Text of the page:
There is objective and reliable evidence of the fair value of the undelivered item(s); and
 
  If the arrangement includes a general right of return relative to the delivered item, delivery or performance of the undelivered item(s) is considered probable and substantially in our control.
          The arrangement consideration is allocated to the units of accounting based on their fair values. The revenue recognized for the delivered items is limited to the amount that is not contingent upon the delivery or performance of the undelivered items. In certain cases, the application of the contingent revenue provisions of EITF Issue No. 00-21 could result in recognizing a loss on the delivered element. In such cases, the cost recognized is limited to the amount of non-contingent revenues recognized and the balance of costs are recorded as an asset and are reviewed for impairment based on the estimated net cash flows to be received for future deliverables under the contract. These costs are subsequently recognized on recognition of the revenue allocable to the balance of deliverables.
          Assessments about whether the delivered units have a value to the customer on a standalone basis, impact of forfeiture and similar contractual provisions, and determination of fair value of each unit would affect the timing of revenue recognition and would impact our results of operations.

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Volume discount.
          We account for volume discounts and pricing incentives to customers using the guidance in EITF Issue 01-09, Accounting for Consideration Given by a Vendor to a Customer (Including a Reseller of the Vendor’s Products). The discount terms in our arrangements with customers generally entitle the customer to discounts, if the customer completes a specified level of revenue transactions. In some arrangements, the level of discount varies with increases in the levels of revenue transactions. We recognize discount obligations as a reduction of revenue based on the ratable allocation of the discount to each of the underlying revenue transactions that result in progress by the customer toward earning the discount. We recognize the liability based on its estimate of the customer’s future purchases. If we cannot reasonably estimate the customer’s future purchases, then the liability is recorded based on the maximum potential level of discount. We recognize changes in the estimated amount of obligations for discounts using a cumulative catch-up adjustment.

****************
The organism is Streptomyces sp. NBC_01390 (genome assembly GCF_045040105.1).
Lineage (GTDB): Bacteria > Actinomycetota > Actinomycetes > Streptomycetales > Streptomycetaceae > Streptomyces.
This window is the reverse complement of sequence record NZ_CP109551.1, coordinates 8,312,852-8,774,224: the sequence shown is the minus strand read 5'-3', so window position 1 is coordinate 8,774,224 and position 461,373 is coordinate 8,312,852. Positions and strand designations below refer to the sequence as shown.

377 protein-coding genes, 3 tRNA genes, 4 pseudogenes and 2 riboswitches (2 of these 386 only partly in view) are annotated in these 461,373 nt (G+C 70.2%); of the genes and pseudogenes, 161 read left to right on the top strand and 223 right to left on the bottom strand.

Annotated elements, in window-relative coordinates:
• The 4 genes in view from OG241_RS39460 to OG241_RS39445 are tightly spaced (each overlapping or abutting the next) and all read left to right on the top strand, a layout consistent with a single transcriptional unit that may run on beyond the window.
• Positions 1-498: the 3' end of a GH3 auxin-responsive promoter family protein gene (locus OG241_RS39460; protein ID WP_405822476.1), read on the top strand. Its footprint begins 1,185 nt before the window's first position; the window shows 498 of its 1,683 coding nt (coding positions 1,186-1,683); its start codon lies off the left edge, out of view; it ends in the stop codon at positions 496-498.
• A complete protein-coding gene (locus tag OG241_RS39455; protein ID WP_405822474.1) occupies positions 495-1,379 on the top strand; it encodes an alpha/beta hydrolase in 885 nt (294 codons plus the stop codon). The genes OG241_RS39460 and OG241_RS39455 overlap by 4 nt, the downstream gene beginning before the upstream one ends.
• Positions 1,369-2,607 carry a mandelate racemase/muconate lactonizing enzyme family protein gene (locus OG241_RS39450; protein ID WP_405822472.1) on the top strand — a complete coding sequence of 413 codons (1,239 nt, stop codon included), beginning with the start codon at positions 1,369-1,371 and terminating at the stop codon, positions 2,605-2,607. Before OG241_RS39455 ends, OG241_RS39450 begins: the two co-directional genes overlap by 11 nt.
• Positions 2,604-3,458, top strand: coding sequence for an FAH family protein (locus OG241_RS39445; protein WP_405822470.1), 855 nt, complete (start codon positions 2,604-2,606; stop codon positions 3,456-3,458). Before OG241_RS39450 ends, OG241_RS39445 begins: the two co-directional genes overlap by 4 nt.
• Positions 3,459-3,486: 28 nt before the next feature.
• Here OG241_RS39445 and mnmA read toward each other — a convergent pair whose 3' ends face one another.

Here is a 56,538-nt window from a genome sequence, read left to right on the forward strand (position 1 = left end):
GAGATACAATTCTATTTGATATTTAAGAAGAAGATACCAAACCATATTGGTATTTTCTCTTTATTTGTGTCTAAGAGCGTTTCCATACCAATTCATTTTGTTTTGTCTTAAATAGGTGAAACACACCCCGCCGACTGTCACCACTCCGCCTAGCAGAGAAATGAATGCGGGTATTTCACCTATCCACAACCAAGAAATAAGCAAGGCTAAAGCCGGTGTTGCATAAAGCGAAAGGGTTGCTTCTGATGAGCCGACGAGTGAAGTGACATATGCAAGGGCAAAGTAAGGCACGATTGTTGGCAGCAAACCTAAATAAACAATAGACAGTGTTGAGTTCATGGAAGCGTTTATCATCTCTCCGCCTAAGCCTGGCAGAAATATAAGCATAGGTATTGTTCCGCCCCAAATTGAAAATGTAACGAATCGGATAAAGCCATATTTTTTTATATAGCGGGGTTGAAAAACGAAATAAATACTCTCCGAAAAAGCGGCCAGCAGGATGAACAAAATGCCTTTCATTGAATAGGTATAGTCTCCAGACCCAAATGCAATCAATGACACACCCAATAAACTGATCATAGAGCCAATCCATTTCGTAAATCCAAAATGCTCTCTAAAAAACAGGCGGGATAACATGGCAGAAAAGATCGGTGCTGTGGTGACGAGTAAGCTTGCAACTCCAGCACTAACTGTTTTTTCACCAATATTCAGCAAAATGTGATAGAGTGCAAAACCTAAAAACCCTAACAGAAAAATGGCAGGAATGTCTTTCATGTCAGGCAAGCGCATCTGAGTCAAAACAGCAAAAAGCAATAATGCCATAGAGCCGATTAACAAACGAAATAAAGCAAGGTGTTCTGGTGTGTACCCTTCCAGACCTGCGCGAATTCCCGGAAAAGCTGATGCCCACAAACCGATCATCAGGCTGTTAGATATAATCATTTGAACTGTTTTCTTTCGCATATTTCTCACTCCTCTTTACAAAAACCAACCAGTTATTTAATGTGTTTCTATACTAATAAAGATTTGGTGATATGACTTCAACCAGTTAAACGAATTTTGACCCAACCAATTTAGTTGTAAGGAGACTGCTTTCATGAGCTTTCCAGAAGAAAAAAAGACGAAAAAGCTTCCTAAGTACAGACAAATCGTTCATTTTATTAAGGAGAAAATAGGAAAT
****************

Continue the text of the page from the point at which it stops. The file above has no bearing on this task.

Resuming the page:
Accounting Estimates
          While preparing financial statements we make estimates and assumptions that affect the reported amount of assets, liabilities, disclosure of contingent liabilities at the date of financial statements and the reported amount of revenues and expenses for the reporting period. Specifically, we make estimates of the uncollectability of our accounts receivable by analyzing historical payment patterns, customer concentrations, customer credit-worthiness and current economic trends. If the financial condition of a customer deteriorates, additional allowances may be required.
          Our estimate of liability relating to pending litigation is based on currently available facts and our assessment of the probability of an unfavorable outcome. Considering the uncertainties about the ultimate outcome and the amount of losses, we re-assess our estimates as additional information becomes available. Such revisions in our estimates could materially impact our results of operations and our financial position.
          We provide for inventory obsolescence, excess inventory and inventories with carrying values in excess of market values based on our assessment of the future demands, market conditions and our specific inventory management initiatives. If market conditions and actual demands are less favorable than our estimates, additional inventory write-downs may be required. In all cases inventory is carried at the lower of historical cost or market value.